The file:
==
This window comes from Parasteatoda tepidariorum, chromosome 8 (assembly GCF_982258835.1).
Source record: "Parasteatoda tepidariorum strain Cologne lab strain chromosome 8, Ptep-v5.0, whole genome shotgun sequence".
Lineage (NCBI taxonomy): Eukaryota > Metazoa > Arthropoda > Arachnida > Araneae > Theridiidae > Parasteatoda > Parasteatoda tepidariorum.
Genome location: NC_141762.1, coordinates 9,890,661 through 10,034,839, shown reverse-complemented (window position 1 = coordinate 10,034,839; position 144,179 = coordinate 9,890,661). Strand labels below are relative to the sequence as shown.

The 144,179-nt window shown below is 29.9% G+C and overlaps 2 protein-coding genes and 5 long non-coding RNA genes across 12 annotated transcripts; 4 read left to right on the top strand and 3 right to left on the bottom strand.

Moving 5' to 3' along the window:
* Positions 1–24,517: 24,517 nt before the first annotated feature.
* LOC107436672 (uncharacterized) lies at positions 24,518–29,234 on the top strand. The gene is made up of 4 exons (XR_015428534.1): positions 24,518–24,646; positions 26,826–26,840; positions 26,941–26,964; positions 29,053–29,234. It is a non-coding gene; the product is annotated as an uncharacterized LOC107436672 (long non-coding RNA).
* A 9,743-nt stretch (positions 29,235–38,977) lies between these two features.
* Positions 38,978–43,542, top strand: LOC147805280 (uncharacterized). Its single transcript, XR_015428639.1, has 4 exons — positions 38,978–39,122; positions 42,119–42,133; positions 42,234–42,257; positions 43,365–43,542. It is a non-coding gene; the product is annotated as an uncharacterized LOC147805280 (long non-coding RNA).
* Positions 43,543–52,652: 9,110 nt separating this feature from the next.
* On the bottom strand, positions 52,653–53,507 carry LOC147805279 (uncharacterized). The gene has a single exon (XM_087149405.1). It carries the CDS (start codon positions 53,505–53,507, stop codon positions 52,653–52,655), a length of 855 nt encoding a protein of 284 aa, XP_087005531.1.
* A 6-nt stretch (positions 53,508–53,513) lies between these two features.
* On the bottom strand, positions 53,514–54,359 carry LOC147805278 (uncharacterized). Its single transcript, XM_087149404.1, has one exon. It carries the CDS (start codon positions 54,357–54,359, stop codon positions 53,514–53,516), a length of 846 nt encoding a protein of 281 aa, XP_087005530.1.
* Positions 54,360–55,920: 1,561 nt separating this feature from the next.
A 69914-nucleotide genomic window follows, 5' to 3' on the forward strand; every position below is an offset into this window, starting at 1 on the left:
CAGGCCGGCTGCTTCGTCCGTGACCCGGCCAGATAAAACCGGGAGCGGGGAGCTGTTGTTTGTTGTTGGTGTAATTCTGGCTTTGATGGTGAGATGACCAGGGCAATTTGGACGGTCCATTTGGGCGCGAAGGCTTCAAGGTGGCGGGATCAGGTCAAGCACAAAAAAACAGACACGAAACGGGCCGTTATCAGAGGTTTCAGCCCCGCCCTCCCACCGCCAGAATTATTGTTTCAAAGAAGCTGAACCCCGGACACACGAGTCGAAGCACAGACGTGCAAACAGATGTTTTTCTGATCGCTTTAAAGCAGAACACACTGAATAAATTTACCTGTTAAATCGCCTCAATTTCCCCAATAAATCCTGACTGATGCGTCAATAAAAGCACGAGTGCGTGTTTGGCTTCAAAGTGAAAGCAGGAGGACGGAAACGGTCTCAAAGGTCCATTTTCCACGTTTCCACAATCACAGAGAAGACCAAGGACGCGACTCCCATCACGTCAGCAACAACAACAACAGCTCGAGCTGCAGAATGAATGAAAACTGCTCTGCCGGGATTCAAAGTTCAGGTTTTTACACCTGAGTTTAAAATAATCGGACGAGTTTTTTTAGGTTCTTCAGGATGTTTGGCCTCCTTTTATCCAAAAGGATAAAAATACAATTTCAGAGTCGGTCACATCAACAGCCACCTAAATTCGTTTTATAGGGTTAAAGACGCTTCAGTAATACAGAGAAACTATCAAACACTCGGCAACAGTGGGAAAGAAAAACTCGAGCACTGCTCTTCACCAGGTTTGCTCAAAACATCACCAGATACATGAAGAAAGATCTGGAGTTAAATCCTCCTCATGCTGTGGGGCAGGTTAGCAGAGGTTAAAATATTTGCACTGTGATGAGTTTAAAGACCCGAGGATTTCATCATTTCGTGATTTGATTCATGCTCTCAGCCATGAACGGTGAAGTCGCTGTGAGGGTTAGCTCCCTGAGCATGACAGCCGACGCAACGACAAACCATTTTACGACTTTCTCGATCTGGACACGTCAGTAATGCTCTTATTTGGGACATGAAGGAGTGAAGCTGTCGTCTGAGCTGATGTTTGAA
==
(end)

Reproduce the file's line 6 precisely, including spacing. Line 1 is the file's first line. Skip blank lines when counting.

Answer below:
Moving 5' to 3' along the window: